Did you know that colours can take on a different meaning in translation?

Did you know that colours can take on a different meaning in translation?

We often use colours in written and spoken language, both to describe things and to evoke a particular feeling. Most of the things around us have colours that create associations or are purely practical. Something that we might not often think about is that colours can have different ‘meanings’ in different languages.

Published 5/18/2015

In other words, in certain situations it may be worth thinking about which colours to choose in an advertising campaign, for products and in the metaphors used in order to get a gut feeling for your message. Even if the translation manages to get the message across in purely linguistic terms, the associations can change.

Let’s take an example that feels fairly neutral in the Western World: the colour blue. Many Westerners would probably agree that blue often brings associations with the sea and the sky, or perhaps with conservative politics, or a sense of calm when choosing paint for the walls. But some cultures and languages don’t make a distinction between blue and green, which might sound strange to a Westerner. After all, surely green is associated with trees and blue with the sea?

But if as a European you have an intended target group in Asia and are aware that the same word can mean green and blue in Japanese, Thai or Korean, you may want to adapt your text, presentation or advertising. You need to think about how colours in adverts and materials are perceived by the target group, and how colours are described in the text. If you sell traffic lights and are aware that there is no consensus between English and Japanese about what is seen as the green colour on traffic lights, you will probably need to adapt the translation to avoid misunderstandings – a kind of cultural adaptation.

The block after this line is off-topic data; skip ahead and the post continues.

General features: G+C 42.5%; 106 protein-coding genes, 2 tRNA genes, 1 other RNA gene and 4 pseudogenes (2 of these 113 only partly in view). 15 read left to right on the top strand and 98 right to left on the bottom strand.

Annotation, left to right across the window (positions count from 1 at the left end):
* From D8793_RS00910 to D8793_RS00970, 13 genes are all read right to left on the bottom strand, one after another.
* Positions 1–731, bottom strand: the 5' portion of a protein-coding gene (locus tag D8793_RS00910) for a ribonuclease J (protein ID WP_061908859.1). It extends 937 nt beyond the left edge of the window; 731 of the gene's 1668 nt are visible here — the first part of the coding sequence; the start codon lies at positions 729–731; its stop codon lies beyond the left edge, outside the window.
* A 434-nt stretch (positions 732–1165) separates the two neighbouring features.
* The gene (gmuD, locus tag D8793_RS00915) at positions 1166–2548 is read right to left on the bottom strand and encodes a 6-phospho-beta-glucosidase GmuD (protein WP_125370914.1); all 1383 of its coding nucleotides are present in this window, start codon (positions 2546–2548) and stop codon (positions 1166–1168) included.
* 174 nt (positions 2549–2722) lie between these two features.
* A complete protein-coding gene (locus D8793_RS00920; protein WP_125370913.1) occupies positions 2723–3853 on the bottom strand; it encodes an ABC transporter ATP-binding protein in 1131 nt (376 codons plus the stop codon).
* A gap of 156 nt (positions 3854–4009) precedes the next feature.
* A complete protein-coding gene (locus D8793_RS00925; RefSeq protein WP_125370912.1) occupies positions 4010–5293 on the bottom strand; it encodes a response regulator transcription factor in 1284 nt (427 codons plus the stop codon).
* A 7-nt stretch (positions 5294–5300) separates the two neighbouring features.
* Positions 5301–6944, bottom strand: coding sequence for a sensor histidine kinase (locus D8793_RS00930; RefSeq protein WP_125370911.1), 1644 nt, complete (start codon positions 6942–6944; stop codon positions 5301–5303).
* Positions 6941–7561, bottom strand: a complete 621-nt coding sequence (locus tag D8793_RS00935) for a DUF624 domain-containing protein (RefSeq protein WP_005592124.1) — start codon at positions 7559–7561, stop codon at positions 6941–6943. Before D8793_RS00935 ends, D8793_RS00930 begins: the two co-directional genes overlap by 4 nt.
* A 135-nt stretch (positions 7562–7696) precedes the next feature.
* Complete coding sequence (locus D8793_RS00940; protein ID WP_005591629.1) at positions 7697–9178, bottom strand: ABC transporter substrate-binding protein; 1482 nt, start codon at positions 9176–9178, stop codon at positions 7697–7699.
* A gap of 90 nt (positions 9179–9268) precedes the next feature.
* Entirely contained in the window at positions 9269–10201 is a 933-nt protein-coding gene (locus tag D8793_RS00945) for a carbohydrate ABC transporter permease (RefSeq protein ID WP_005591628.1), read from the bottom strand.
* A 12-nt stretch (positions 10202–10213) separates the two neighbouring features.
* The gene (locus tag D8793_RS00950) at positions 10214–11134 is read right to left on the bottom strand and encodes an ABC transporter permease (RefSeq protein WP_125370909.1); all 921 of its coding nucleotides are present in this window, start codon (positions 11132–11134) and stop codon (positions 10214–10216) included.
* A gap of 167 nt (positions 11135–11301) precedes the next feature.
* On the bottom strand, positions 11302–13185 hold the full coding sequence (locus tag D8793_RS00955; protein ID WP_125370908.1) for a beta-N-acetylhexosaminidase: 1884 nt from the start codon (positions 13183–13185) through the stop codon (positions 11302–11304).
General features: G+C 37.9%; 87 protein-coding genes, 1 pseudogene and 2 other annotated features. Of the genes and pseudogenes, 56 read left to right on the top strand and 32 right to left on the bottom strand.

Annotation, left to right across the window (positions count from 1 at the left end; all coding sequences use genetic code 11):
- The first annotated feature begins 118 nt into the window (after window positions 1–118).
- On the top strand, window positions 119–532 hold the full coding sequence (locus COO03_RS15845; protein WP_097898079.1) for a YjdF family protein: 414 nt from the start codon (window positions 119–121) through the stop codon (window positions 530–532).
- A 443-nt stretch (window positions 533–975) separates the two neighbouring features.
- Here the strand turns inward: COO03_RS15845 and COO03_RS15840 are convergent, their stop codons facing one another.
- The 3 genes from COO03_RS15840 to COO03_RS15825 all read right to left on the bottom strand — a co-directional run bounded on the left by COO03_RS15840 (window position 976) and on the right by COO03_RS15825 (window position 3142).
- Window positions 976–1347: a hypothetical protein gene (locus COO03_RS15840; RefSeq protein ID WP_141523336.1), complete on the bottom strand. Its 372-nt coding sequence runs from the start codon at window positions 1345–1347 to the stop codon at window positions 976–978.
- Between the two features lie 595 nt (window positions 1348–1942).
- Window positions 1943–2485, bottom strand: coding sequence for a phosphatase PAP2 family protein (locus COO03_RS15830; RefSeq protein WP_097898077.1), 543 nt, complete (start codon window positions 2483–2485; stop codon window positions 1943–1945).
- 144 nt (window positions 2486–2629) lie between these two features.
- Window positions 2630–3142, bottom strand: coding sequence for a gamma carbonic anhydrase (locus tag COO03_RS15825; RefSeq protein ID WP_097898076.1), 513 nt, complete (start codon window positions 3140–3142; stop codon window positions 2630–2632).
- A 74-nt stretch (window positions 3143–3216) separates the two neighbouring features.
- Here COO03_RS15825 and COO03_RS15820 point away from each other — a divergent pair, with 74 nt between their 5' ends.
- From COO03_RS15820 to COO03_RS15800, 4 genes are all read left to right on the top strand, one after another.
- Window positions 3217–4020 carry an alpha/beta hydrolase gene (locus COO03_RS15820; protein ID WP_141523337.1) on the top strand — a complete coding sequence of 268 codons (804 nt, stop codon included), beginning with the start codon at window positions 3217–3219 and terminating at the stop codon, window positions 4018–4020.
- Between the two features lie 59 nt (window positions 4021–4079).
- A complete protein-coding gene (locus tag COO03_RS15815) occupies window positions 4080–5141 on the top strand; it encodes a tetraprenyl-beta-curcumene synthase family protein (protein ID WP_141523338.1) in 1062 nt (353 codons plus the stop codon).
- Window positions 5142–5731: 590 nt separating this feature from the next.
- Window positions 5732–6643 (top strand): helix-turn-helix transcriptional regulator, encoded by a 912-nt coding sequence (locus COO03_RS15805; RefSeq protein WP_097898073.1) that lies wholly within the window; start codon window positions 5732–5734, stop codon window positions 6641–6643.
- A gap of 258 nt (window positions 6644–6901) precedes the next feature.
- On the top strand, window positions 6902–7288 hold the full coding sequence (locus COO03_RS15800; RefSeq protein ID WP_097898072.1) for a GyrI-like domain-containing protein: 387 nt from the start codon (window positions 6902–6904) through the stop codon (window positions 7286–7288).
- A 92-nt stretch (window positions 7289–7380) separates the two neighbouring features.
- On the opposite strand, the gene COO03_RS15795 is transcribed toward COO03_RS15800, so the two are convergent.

Here are some more examples of how the colour blue is seen differently around the world:

  • In the Western World, blue is now seen as a boy’s colour, but in the early 1900s blue was a girl’s colour since it was used to depict the Virgin Mary in art.
  • In Chinese opera, a character with a blue-powdered face is probably a villain and blue is associated with ghosts and death.
  • Blue is the colour of mourning in Turkey and Central Asia.
  • North African Tuaregs often wear indigo turbans which, as a result of the dyeing process, stain their skin blue. This is seen as a sign of prosperity and nobility.
  • For Hopi Native Americans, blue symbolises west, which is the direction of death. Dreaming about someone wearing a blue feather was a bad omen.
  • In Thailand, blue signifies Friday.

In other words, it’s worth paying particular attention to colours when working with other countries and cultures. Colours are intimately linked with specific associations and emotions in different cultures, and that’s one of the things that make language so fascinating.

Do you want to find out more about cultural similarities and differences? Book a seminar on intercultural communication.

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